Last August, Xenophon piloted a program designed to address the stress and strain that accompanies a diagnosis of Alzheimer’s or dementia. In partner with Connected Horse, another non-profit that developed the curriculum based on research studies at both Stanford University and UC Davis, the program uses therapy horses to provide centered experiences to reduce stress, increase communication and improve other life functions. We have seen remarkable results in the program and the feedback from participants has been tremendous both from the person living with dementia and from the care partner. Often the care partner comes thinking the program is just for the individual affected with the disease, but find they are changed from their own experience.
While we see the benefits of this valuable program firsthand, we wanted to introduce it to the geriatric community. On Monday, June 11, 2018, Xenophon and Connected Horse hosted a group of 30 professionals at the center from a wide range of geriatric specialties. Through interactive stations, attendees were given a glimpse into the exercises that participants experience when they come. from Over the Fence meet and greet with the horses to grooming to leading, as well as grounding exercises designed to regulate breathing and connect people to the moment. The morning was concluded with a box lunch and Question and Answer period.
The event was a huge success with positive feedback from the attendees. We hope to hold additional Professional Days in the future as we introduce this valuable program to others in our community.
It was a beautiful day at Golden Gate Fields. The perfect day on which to end their spring racing season. With Justify’s win of the Triple Crown the day before, many folks were in the mood for horse racing. That or the $1.00 beer, mimosas and hot dogs brought them in.
Several times during the year, Golden Gate Fields have non-profits come in to run their “Dollar Day” food and drink booths. We receive $1,000 in exchange for providing the work force to pour beer and hand out hot dogs.
The crowds were out in force yesterday and it was lucky for Xenophon we had an A-team of helpers there. The first hour before the races started was rather slow, and we were able to watch the first group of horses cross the finish line. That was the last glimpse of horses we ever saw, because for the next 4 hours we were running our own race to pour beer, mix mimosas, fill glasses and keep the booth stocked. The line often stretched 20 yards and the hot dogs were flying out faster than we could keep them stocked. Jim Taylor, Peter Molgaard and David Besenfelder practically never turned the beer spigots off except to change out a keg. Paula Newton, Tammy Kaida and her husband, Scott, were constantly mixing mimosas and filling champagne glasses. Scott gets the award for the fastest champagne cork popper ever. Our front line, Michelle Bushong, Kaitlin Parodi, Lisa Powell, Wendy Markel and Mari Parino, held the day, serving guests and making those tips! David Hylton was invaluable running beer, refilling supplies and helping at the front counter. These folks worked tirelessly for the entire day! We have never seen a Golden Gate Fields Dollar Day with the lines so long. It was a hard-earned $1,000. Thank you one and all!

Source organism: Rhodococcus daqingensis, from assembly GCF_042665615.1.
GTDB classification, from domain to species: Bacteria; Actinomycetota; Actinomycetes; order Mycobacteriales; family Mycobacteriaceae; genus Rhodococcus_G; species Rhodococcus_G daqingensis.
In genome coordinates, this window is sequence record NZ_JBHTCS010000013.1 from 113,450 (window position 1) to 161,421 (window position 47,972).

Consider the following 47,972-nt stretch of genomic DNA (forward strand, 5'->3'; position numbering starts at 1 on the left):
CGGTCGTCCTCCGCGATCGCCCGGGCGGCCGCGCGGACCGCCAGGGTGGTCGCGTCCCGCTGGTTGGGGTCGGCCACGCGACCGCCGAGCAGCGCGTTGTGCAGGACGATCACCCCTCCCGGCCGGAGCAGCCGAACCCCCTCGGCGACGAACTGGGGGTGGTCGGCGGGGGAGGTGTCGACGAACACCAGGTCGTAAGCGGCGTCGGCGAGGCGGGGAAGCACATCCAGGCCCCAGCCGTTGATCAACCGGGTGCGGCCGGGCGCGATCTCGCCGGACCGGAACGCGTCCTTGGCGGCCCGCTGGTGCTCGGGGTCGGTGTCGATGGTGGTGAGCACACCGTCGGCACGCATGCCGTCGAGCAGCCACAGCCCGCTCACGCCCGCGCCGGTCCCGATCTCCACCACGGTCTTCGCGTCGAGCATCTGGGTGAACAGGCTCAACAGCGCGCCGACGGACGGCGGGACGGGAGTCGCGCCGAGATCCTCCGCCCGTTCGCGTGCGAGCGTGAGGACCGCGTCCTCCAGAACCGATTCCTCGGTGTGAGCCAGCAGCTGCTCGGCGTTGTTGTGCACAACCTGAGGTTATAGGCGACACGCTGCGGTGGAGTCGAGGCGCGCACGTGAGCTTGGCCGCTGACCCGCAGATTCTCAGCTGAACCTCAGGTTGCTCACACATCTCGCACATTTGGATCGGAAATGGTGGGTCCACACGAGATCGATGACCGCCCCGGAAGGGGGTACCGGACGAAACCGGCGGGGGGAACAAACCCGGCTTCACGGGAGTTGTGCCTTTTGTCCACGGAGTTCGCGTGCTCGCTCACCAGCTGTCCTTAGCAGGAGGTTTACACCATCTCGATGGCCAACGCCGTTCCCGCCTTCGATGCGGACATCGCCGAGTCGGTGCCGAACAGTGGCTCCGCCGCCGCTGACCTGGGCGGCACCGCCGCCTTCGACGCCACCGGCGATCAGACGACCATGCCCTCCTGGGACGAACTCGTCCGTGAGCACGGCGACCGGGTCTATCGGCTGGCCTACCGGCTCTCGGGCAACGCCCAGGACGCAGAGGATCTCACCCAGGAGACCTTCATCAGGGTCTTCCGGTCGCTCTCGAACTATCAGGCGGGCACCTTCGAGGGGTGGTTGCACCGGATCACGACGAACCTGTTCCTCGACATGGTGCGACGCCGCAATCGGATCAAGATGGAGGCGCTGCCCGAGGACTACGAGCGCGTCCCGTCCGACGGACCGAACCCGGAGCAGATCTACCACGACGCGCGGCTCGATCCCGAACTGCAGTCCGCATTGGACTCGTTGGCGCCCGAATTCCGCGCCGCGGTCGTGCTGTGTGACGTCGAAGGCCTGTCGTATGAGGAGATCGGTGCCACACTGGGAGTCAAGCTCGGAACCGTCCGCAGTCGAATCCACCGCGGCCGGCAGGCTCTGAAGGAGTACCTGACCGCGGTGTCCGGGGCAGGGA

Last August, Xenophon piloted a new program called Connected Horse at Xenophon. The program is designed to help individuals with living with dementia or Alzheimer’s and their care partners, by reducing stress levels, improving sleep and increasing communication, all of which have been proven to slow progression of this disease. Connected Horse, is a non-profit organization which developed the curriculum that Xenophon is piloting. They have done research projects at UC Davis and Stanford University that documents the improvement in quality of life markers through the interaction with equines. More can be learned about this through the Connected Horse website, http://www.connectedhorse.com.
On Saturday, April 28th, our center was used to host a facilitator training workshop for people in the equine industry who are interested in using the Connected Horse curriculum at other centers throughout the state. Participants came from Fairfax, Petaluma and even as far as Nevada. The workshop was conducted on Saturday and Sunday. Saturday providing intense classroom instruction, where Nancy Schier Anzelmo, a highly regarded gerontologist and Alzheimer’s/dementia care specialist, gave insight into the unique challenges facing individuals struggling with this disease, as well as instructional skills necessary when working with the population. Sunday provided practical application using our Xenophon horses, who joined in as willing teachers and participants. Wanda Sayuk, one of our Xenophon instructors who teaches Therapeutic Riding and is currently a Connected Horse facilitator, joined in the workshop as both participant and mentor. Penny Sinder, one of our volunteers, who currently works in the Connected Horse program at Xenophon, and Renee Dyer, a Xen volunteer, also participated. The success of the workshop and the program in general is summed up in the words of Penny Sinder, “While most participants came to the Connected Horse Facilitator Workshop with an understanding of the remarkable bond between humans and horses, our perspectives were greatly expanded as relates to this bond for people living with dementia and their care partners. Nancy Schier Anzelmo the co-founder and educational director of Connected Horse introduced us to not only the expressions and ramifications of early stage dementia but most importantly to the cutting edge interventions possible through the Connected Horse Project. Relying on the powerful human-horse connection, the program focuses on enabling people living with dementia to be engaged in a vibrant and active life while experiencing enhanced communication with their care partners; this while care partners learn to improve their own quality of life and continue to enjoy having experiences with, not solely for, their loved ones. The techniques Liz Williams, MA and Connected Horse lead facilitator so aptly explained, demonstrated and which we practiced with real time feedback are both specific and nuanced. Significant reference material was provided to reinforce and augment what was provided during the workshop. I am privileged to take part in this innovative and evolving pilot project while being offered the education and support necessary to make a meaningful difference in someone’s life.”